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British Columbia-U.S. Border New Popular Point of Entry for Drug Shipments


March 1995

Canadian law enforcement officials report that they are seeing more drug smuggling activity through British Columbia destined to the U.S. (Clyde H. Farnsworth, "Drug Smugglers Use Canada's West Coast as Gateway to U.S.," New York Times, Jan. 31, 1995, p. A6).

The Royal Canadian Mounted Police say that with increasing enforcement of the U.S.-Mexico border, drug traffickers are looking for new points of entry into the U.S. Mild penalties in Canada for drug offenses and the low population density of the Canadian West Coast make the border an attractive opportunity.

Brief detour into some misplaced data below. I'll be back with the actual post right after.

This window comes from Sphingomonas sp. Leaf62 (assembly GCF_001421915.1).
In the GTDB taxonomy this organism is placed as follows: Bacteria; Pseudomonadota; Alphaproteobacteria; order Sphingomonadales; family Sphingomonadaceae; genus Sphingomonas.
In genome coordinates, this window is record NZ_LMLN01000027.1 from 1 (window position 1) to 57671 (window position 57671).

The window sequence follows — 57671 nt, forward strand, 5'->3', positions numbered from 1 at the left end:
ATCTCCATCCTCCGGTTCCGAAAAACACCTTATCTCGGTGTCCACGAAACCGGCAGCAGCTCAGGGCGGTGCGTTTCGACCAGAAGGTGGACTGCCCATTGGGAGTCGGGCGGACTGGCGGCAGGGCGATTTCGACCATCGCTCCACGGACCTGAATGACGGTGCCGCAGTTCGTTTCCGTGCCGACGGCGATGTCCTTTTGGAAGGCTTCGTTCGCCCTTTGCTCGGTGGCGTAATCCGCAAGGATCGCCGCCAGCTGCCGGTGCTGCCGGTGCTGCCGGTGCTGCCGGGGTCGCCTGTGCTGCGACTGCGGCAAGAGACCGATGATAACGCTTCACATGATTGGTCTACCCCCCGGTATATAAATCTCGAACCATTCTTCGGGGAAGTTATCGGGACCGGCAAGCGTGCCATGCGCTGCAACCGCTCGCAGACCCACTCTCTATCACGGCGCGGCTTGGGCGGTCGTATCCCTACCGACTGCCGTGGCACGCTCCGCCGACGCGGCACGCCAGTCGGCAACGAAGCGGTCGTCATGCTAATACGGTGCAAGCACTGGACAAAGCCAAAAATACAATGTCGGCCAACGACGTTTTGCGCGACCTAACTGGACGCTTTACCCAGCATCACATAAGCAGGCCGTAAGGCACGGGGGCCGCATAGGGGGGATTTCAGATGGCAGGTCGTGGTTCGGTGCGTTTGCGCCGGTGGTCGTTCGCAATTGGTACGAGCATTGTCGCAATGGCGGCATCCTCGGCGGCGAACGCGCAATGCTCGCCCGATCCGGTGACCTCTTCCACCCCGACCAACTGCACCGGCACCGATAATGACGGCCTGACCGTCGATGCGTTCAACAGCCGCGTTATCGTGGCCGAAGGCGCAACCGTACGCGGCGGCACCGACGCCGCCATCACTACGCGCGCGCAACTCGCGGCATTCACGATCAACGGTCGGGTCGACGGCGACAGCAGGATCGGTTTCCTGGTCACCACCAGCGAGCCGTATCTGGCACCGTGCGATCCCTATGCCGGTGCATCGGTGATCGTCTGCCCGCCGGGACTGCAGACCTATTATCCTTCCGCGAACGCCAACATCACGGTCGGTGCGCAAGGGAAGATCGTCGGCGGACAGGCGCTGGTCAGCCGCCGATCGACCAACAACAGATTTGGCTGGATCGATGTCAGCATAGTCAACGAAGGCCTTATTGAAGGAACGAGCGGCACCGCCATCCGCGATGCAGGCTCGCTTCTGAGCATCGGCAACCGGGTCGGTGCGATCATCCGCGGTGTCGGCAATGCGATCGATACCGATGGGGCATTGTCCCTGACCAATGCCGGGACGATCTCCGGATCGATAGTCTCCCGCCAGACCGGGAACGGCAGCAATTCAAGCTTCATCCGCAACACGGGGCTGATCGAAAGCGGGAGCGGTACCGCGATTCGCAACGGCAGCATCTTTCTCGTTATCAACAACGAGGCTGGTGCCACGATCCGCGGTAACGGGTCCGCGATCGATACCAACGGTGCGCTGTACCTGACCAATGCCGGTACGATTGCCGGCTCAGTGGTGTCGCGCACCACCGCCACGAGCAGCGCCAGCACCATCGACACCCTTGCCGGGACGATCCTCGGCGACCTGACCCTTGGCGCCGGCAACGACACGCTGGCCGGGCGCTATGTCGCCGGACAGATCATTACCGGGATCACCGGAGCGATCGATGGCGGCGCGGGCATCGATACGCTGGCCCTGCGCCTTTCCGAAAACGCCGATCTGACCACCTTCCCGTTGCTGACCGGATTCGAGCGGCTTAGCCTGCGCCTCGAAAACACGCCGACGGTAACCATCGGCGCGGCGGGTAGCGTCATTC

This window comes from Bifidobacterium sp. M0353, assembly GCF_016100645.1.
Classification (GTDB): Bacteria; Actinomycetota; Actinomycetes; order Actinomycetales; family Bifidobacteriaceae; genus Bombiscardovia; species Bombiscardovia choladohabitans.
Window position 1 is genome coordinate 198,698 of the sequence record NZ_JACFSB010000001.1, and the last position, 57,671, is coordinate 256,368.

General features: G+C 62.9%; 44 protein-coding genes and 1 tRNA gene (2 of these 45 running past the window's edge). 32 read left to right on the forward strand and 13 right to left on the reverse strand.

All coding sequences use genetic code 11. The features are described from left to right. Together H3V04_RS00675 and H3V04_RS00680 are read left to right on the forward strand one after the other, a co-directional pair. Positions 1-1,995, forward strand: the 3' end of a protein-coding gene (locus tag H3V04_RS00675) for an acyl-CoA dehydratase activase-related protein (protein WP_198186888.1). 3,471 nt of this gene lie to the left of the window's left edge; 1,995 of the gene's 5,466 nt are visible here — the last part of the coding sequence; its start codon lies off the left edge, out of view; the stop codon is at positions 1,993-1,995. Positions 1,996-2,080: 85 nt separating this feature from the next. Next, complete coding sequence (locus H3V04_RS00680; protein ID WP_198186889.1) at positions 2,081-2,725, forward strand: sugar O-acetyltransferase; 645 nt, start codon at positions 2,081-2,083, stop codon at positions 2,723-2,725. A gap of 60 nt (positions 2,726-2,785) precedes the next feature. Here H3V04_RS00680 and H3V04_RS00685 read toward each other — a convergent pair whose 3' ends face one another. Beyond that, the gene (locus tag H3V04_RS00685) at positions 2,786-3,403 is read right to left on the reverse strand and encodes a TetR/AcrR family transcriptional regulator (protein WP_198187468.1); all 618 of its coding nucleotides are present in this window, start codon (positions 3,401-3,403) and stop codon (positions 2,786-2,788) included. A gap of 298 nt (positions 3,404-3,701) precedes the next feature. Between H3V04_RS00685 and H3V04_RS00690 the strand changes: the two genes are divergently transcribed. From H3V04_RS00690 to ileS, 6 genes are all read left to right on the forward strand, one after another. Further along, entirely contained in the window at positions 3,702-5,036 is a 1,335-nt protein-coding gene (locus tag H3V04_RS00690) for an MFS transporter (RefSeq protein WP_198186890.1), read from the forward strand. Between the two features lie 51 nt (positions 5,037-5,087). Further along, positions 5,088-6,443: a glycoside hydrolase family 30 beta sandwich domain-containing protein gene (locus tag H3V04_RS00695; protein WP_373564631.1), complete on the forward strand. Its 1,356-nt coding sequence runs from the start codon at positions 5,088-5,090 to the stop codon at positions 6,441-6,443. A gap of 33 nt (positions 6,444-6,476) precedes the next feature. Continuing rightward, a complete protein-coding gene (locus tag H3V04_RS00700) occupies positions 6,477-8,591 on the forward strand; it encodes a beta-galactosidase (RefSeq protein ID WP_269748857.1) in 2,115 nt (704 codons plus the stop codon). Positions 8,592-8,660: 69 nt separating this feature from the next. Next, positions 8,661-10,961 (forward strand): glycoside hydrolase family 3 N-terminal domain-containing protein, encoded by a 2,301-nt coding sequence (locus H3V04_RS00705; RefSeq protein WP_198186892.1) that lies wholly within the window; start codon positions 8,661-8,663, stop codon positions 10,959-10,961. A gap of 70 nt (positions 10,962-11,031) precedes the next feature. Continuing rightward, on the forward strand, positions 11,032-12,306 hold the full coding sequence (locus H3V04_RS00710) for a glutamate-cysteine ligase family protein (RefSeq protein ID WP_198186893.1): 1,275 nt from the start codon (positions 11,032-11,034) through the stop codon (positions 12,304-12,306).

Officials report that the most common drug they are seeing smuggled there is heroin from the "Golden Triangle" region of Southeast Asia.

Increasing drug trafficking in the region has been blamed for a dramatic increase in the number of local overdose deaths in the last six years. Vince Cain, British Columbia's chief coroner, told the Times that the number of illegal drug overdose deaths in that region was 331 in 1993, up from 162 in 1992 and 39 in 1988.

Canadian enforcement officials say smugglers into Canada hide drugs in container vessels or fishing boats (the odor of the fish makes it difficult for drug-sniffing dogs to find the drugs). Once in Canada, the drugs are then shipped through points in Idaho, Montana, or North Dakota to high-consumption areas.